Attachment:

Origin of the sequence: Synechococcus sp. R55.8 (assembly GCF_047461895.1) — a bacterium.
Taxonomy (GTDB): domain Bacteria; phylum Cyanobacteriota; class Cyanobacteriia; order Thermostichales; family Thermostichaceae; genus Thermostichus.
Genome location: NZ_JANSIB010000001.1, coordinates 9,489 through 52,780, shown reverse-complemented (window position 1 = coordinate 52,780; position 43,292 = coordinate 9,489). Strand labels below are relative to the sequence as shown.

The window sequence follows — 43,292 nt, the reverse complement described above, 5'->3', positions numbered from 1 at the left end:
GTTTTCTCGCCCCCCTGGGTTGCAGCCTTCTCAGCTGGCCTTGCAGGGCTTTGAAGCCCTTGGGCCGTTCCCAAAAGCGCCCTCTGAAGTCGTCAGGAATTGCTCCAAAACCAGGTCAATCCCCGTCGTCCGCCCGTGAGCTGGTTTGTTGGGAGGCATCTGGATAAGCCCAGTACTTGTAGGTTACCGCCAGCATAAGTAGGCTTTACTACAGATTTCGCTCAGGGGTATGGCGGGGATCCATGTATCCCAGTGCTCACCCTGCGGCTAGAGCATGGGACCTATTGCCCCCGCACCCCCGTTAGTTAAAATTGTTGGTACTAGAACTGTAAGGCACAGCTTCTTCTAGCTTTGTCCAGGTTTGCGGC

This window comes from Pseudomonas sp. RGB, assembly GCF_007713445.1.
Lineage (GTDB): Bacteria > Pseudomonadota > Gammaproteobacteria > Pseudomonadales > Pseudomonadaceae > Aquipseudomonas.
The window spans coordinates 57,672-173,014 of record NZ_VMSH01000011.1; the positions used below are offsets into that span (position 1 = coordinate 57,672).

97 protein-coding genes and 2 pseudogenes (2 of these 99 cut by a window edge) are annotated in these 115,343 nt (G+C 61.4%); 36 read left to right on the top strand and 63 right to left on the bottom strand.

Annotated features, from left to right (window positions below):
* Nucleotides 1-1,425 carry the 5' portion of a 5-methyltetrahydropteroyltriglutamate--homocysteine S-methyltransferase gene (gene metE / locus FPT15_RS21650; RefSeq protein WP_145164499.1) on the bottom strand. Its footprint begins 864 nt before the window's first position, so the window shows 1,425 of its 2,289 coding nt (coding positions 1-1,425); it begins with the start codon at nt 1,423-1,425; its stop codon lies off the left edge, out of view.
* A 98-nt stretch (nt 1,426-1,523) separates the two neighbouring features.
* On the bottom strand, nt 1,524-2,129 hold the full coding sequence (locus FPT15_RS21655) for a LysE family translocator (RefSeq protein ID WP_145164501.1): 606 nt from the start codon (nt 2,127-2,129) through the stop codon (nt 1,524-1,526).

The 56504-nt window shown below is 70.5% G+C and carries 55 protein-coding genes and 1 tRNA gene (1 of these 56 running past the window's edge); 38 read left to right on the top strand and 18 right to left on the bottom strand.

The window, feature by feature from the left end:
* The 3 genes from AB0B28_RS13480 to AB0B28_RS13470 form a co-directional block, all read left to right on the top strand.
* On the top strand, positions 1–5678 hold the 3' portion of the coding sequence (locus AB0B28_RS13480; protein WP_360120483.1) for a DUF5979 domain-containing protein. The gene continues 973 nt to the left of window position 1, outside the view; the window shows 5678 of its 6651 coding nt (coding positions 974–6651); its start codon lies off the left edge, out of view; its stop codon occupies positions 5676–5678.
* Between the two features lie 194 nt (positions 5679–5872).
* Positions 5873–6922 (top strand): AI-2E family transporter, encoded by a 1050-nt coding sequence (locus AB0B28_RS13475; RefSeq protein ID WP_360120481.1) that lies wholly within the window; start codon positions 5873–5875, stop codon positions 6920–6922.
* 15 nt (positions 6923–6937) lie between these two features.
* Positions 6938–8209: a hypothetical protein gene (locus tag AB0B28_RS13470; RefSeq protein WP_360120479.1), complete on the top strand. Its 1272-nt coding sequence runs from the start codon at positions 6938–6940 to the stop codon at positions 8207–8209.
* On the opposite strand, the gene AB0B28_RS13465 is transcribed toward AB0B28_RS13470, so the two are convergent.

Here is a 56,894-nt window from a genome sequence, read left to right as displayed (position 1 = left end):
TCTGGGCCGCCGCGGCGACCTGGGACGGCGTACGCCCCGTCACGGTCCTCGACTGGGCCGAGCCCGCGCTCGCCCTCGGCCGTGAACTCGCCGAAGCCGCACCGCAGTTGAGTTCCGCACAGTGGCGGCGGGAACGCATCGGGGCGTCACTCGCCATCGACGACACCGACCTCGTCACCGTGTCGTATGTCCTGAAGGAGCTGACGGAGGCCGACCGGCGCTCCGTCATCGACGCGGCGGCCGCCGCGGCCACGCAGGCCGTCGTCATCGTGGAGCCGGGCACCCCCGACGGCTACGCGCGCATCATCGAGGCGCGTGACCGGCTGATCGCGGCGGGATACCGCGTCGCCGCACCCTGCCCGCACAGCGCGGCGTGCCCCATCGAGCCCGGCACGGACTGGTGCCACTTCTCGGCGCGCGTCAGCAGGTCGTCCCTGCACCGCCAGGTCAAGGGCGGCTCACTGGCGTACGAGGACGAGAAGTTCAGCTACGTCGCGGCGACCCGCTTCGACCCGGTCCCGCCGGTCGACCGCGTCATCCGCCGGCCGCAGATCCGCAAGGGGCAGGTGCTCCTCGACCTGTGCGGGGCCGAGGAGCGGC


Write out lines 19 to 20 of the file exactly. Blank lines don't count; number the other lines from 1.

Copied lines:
* Positions 5873–6922 (top strand): AI-2E family transporter, encoded by a 1050-nt coding sequence (locus AB0B28_RS13475; RefSeq protein ID WP_360120481.1) that lies wholly within the window; start codon positions 5873–5875, stop codon positions 6920–6922.
* 15 nt (positions 6923–6937) lie between these two features.